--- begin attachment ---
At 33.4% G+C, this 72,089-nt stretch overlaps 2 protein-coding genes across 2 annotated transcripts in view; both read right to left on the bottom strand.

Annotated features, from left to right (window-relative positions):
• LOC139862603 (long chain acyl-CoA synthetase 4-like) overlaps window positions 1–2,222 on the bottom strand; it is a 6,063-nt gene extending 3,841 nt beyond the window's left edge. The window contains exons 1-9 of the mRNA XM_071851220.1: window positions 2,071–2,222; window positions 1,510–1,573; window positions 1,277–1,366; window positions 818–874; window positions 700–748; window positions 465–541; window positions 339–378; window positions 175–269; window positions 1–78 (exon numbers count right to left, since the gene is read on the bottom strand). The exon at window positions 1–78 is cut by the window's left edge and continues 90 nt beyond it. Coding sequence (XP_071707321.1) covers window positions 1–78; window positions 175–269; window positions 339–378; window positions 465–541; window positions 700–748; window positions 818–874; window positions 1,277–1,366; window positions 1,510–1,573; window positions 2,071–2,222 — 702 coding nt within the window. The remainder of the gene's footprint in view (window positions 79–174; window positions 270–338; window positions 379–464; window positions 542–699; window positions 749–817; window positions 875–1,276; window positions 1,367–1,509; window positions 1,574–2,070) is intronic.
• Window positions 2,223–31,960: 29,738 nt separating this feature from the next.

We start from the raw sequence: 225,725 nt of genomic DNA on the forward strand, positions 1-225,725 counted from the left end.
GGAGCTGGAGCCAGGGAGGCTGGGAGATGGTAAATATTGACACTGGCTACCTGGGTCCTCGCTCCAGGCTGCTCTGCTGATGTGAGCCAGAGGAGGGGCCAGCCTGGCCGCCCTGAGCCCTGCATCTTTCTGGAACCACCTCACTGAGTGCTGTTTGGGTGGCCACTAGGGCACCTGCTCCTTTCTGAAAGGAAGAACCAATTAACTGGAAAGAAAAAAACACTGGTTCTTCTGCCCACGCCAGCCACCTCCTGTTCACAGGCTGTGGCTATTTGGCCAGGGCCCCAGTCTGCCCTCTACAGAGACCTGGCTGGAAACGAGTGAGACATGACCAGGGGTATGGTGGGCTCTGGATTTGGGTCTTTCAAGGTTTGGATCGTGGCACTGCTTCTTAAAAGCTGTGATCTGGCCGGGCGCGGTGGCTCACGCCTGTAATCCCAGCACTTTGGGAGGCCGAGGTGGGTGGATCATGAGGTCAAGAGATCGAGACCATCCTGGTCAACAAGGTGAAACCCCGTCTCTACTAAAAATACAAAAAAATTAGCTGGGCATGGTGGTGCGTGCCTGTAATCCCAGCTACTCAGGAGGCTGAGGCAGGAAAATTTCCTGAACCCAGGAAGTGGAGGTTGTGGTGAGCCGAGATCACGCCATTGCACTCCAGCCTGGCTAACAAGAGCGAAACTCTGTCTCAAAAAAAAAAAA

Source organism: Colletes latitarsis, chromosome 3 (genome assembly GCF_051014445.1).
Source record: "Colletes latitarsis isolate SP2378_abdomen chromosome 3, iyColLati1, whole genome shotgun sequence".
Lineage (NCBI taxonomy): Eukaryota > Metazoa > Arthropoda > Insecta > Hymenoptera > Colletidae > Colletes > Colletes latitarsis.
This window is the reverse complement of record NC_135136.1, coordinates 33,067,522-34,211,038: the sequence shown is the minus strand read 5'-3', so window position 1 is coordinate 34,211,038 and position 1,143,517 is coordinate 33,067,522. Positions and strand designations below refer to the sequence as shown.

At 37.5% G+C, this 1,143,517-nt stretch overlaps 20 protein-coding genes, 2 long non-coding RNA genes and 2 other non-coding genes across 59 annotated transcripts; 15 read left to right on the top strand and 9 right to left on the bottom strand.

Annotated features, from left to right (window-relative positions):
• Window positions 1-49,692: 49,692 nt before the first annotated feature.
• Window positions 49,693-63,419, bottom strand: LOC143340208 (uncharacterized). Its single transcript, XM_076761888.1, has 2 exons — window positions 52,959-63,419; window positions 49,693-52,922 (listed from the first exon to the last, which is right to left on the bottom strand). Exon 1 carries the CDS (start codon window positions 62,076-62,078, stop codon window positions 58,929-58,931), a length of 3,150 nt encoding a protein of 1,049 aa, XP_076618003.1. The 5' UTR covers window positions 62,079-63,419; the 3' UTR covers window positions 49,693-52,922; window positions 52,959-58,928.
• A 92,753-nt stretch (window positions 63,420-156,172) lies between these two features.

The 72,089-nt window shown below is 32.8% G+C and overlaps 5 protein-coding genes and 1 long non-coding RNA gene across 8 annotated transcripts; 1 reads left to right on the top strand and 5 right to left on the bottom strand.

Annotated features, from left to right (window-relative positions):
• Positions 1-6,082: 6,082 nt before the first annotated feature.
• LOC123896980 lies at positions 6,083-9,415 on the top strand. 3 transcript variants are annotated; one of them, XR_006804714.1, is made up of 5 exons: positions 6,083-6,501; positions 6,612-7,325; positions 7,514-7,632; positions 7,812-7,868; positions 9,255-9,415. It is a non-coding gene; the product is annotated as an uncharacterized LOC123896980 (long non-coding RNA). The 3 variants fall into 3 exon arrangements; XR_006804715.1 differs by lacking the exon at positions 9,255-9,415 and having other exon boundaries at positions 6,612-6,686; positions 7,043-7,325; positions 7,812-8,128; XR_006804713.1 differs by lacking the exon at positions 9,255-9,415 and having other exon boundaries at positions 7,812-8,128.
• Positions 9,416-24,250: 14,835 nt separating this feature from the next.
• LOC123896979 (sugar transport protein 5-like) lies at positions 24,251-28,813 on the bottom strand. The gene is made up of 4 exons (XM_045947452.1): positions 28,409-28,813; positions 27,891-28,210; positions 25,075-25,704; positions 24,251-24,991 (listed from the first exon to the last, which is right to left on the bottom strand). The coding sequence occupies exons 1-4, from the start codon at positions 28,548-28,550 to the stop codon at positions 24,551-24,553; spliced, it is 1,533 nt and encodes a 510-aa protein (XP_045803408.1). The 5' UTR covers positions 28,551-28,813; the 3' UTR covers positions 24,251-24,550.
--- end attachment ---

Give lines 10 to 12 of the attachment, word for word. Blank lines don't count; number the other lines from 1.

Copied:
This window is the reverse complement of record NC_135136.1, coordinates 33,067,522-34,211,038: the sequence shown is the minus strand read 5'-3', so window position 1 is coordinate 34,211,038 and position 1,143,517 is coordinate 33,067,522. Positions and strand designations below refer to the sequence as shown.

At 37.5% G+C, this 1,143,517-nt stretch overlaps 20 protein-coding genes, 2 long non-coding RNA genes and 2 other non-coding genes across 59 annotated transcripts; 15 read left to right on the top strand and 9 right to left on the bottom strand.

Annotated features, from left to right (window-relative positions):